DRONE TRAINING – Levels & Types | The Differences You Should Know!

by Jose
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Hi, this is Dave from Steel City Jones Flight Academy, alongside Michael McVeigh, from Florida Jones supply. Who is one of my lead drone instructors, and we’re here today to really help you decide and try to just make sure that you understand the differences of different levels of drone training.

We have a lot of customers and clients coming to us asking us for our the put packages together for drone training, and we realize that a lot of clients they really don’t know the difference between the different levels of drone training.

So we want to step you through what some of those are and the difference is what you can get, but especially when you’re trying to compare different flight schools. So the very first thing I want to say, Michael would be.

You know there’s kind of three different levels of training out there. The first level is what I would consider to be hobbyist, where you may spend maybe 15 20 minutes with an instructor, basically a learn, not how to crash class right yep, and then I would say the next level up would be an introduction kind of commercial level.

Where you know you have to know your rules and regulations for part 107, you might have a little bit of about risk management and safety on a very light level, and that would what I would consider to be a introduction class and then, where’S more comprehensive classes and more comprehensive training.

So really we want to make sure that you understand and talk a little more about each of them again. A lot of drone schools and drone flight schools. Training classes are going to basically give you one instructor for maybe 10 or up to 20 students at a time, and we absolutely do not do that and we don’t do that, because we feel that the level of that the quality of the Training suffers: they’re, not gonna get as much flight time, one on one flight time with an instructor as you would, if you have maybe five or six, so we limit ours to really no more than six and that’s.

For a very specific, the reason, because we want to make sure that we have the comprehensive time with each of our students – and you know Michael – we build our flight training up from the ground up.

We start out with a 101 level of what drones 101 and we kind of space our classes out to allow our students to be able to practice on their own and gradually get up to that point, because we want to make sure you understand you can’t learn how to fly a drone overnight and we’re gonna we’ll go over.

Why? That is with automation. It makes things a lot easier, but that doesn’t mean that you can fly and learn how to fly very quickly. It is a process. This process is something where I feel it takes up to maybe hundred flights of practice and maybe 15 20 hours of practice time.

So you it does can’t become a really good commercial pilot really quickly. The second thing is the experience level for the instructors is very important at the very minimum. Our flight instructors have 700 hours of flight experience and they’ve all started out, doing work for clients and getting you know, learning from the trenches up.

So we have a lot of experience level and that can’t, be substituted. It’s, not just understanding you like. How do you make the drone go higher or faster or sideways or backwards? It’s? What do you do when you have something that’s unexpected and having a man aviation background myself? I think that’s, one thing that the fa really taught us in ground school and they the flight instructors, teach us.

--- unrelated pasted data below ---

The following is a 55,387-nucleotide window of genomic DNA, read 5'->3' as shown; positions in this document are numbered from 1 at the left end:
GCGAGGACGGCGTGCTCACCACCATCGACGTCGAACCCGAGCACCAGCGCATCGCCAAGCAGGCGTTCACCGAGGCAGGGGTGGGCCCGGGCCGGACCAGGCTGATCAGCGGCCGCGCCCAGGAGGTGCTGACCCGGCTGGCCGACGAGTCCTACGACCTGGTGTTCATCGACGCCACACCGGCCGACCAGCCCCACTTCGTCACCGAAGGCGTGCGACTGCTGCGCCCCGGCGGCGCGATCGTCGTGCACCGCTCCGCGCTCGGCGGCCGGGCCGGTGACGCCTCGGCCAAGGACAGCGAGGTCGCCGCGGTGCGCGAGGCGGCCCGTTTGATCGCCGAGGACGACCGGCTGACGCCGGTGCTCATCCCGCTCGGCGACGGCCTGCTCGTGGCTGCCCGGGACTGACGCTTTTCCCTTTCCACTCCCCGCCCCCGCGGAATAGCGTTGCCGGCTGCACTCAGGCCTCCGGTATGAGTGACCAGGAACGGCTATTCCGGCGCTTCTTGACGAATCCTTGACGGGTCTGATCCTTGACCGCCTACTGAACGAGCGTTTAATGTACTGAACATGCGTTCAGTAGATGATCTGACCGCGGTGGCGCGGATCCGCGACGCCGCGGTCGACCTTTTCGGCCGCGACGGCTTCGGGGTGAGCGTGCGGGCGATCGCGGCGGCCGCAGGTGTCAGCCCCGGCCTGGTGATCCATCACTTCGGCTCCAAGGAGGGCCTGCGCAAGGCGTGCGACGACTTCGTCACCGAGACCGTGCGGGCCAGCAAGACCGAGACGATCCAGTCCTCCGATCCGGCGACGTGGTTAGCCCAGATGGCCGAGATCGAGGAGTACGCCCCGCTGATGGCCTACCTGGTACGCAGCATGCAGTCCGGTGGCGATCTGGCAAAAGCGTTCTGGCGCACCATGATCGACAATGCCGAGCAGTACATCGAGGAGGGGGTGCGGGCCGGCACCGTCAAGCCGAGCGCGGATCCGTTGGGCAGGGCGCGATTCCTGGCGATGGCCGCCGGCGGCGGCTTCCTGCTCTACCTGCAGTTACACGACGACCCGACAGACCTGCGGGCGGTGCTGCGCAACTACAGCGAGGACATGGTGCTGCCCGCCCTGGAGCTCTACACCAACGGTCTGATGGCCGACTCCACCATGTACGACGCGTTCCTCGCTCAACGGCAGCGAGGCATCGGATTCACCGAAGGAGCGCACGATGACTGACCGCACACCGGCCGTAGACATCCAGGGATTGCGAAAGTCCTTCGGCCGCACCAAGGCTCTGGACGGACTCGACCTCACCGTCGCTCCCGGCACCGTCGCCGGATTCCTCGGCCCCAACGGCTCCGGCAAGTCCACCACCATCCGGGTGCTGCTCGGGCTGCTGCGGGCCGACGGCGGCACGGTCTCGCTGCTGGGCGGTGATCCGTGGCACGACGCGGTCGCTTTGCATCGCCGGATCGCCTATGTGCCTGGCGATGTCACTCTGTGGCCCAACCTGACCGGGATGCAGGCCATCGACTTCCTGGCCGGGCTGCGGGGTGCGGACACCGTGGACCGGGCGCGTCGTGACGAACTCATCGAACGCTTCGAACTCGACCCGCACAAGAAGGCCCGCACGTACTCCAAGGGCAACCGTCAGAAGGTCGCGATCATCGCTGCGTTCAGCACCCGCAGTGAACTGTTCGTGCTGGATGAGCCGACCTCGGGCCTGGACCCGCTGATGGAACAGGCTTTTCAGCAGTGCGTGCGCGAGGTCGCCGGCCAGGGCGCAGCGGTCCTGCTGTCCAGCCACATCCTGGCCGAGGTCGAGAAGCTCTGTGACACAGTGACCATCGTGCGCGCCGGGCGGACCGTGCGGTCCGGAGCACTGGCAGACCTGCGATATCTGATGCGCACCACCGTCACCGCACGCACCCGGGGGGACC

While we’re flying. Is it’s, real easy to operate your drone or your aircraft? When everything is going according to plan, it’s, what happens in an emergency scenario? What happens in an unexpected scenario? We’re, having all the time behind the sticks and all the time flying really really helps.

You make good decisions. Safe decisions and get the aircraft back under control under control and back into whatever expected situation that you’re flying in at the time. I could have said it any better.

We really concentrate a lot of our curriculum on preparing for the worst-case scenario, because if you’re not prepared on how to hand a certain situation as it comes up, what ends up happening is to join you operator, panics and, and it either flies Away or you crash right, so there’s, no other way around that that’s.

What happens in these type of situations? So we a part of experiencing the worst case scenario. Is we really spend a lot of time getting our students to learn how to fly manually without any automation, because there’s, a huge difference between flying manually and without any automation and learning to fly with this GPS position? Hold it’s like I considered to be linked with training wheels.

You know when you were little, you know your dad would take off the training wheels and you’d, have to you know, ride the brake. You know for the first time. It really is that much difference a lot of our students when they first start out with us.

You know they kind of you know they’re nervous. They’re, not sure what to expect, and then, when we get them going on with GPS position whole just to get their confidence level up, they think, oh, my god, this is so easy.

Well, I thought this was gonna, be so much harder and then, when you turn off the automation and then automatic knees turns into holy crap, you know kind of raining right, so that’s. What we do we really spend a lot of time.

Teaching everybody how to learn to fly manually. We have a lot of you know a lot of different practice exercises that we put our students through over all of our years of experience in these things that what can happen so with that said, thanks again and we’ll talk to you soon.


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